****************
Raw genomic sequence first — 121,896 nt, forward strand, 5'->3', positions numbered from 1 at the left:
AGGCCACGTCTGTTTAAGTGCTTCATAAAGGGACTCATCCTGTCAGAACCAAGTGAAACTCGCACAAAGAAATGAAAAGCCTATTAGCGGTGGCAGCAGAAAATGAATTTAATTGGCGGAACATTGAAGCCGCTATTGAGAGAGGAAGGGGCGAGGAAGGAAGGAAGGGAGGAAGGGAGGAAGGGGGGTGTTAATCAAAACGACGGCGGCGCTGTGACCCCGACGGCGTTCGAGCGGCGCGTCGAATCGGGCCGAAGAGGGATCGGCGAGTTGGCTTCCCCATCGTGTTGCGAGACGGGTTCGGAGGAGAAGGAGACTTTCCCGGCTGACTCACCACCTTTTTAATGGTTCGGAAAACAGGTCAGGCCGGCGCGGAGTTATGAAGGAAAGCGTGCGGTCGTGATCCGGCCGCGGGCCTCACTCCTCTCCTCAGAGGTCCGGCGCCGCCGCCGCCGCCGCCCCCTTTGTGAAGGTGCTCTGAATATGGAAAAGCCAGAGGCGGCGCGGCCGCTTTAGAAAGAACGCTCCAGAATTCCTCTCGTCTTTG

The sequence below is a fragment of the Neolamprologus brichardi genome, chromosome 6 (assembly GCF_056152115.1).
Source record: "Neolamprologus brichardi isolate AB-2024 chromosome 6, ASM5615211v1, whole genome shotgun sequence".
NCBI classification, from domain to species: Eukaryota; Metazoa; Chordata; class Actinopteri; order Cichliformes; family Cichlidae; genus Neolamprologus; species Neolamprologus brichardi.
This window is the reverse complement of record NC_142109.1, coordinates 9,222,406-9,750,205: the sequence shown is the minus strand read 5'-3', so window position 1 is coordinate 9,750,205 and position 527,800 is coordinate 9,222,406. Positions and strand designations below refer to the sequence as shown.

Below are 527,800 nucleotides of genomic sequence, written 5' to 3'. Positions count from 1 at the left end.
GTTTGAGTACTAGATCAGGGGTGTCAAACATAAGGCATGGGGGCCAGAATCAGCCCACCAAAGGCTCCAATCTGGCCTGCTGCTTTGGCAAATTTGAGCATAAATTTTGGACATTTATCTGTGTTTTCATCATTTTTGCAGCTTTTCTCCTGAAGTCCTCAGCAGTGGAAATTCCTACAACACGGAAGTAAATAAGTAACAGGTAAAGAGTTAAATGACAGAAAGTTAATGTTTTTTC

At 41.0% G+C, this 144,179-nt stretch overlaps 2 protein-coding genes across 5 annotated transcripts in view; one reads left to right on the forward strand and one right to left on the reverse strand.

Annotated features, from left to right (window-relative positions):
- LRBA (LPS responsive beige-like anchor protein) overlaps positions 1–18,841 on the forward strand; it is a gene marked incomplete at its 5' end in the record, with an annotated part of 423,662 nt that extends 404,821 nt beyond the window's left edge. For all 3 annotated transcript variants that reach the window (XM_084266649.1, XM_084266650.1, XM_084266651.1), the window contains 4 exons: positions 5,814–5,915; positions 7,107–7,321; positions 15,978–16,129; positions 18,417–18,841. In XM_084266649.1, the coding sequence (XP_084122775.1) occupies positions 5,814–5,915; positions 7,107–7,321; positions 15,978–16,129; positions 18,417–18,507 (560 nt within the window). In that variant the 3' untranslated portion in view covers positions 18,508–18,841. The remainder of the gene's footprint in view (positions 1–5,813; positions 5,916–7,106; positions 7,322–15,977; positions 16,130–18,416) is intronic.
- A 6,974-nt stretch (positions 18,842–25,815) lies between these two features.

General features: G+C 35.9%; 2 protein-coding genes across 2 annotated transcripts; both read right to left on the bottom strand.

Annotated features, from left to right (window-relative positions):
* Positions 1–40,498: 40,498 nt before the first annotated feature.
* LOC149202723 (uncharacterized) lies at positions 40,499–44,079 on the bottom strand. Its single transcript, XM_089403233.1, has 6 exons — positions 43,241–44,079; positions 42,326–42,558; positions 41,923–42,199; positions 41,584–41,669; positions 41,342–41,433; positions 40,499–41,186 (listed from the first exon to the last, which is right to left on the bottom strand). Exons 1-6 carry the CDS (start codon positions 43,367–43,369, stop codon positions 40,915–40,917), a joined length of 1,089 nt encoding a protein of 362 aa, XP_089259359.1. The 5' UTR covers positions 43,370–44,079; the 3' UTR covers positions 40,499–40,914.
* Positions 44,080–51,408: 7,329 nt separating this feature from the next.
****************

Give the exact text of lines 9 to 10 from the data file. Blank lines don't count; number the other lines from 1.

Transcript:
At 41.0% G+C, this 144,179-nt stretch overlaps 2 protein-coding genes across 5 annotated transcripts in view; one reads left to right on the forward strand and one right to left on the reverse strand.

Annotated features, from left to right (window-relative positions):